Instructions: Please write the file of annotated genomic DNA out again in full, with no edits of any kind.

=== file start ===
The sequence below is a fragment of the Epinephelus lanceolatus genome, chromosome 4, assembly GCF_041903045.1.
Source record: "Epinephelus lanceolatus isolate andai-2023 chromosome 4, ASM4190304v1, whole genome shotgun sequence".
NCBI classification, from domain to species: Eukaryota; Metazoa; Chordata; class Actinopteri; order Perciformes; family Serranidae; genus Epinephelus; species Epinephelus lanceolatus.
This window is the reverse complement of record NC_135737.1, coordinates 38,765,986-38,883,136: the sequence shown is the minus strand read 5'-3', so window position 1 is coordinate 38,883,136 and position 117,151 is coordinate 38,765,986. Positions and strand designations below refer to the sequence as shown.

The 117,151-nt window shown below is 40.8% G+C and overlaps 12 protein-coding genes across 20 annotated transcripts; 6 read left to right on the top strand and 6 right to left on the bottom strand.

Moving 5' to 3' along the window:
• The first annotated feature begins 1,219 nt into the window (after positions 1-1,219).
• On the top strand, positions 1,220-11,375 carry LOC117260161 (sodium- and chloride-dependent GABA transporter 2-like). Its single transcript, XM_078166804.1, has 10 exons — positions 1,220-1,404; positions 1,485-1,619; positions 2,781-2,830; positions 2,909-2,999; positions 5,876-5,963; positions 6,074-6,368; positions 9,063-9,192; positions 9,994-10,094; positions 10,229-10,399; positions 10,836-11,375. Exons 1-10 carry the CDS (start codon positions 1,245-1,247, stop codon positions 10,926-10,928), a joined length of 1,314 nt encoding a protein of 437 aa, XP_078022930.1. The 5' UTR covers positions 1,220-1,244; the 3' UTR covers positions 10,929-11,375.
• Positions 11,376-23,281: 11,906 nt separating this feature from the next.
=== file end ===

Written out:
The sequence below is a fragment of the Epinephelus lanceolatus genome, chromosome 4, assembly GCF_041903045.1.
Source record: "Epinephelus lanceolatus isolate andai-2023 chromosome 4, ASM4190304v1, whole genome shotgun sequence".
NCBI classification, from domain to species: Eukaryota; Metazoa; Chordata; class Actinopteri; order Perciformes; family Serranidae; genus Epinephelus; species Epinephelus lanceolatus.
This window is the reverse complement of record NC_135737.1, coordinates 38,765,986-38,883,136: the sequence shown is the minus strand read 5'-3', so window position 1 is coordinate 38,883,136 and position 117,151 is coordinate 38,765,986. Positions and strand designations below refer to the sequence as shown.

The 117,151-nt window shown below is 40.8% G+C and overlaps 12 protein-coding genes across 20 annotated transcripts; 6 read left to right on the top strand and 6 right to left on the bottom strand.

Moving 5' to 3' along the window:
• The first annotated feature begins 1,219 nt into the window (after positions 1-1,219).
• On the top strand, positions 1,220-11,375 carry LOC117260161 (sodium- and chloride-dependent GABA transporter 2-like). Its single transcript, XM_078166804.1, has 10 exons — positions 1,220-1,404; positions 1,485-1,619; positions 2,781-2,830; positions 2,909-2,999; positions 5,876-5,963; positions 6,074-6,368; positions 9,063-9,192; positions 9,994-10,094; positions 10,229-10,399; positions 10,836-11,375. Exons 1-10 carry the CDS (start codon positions 1,245-1,247, stop codon positions 10,926-10,928), a joined length of 1,314 nt encoding a protein of 437 aa, XP_078022930.1. The 5' UTR covers positions 1,220-1,244; the 3' UTR covers positions 10,929-11,375.
• Positions 11,376-23,281: 11,906 nt separating this feature from the next.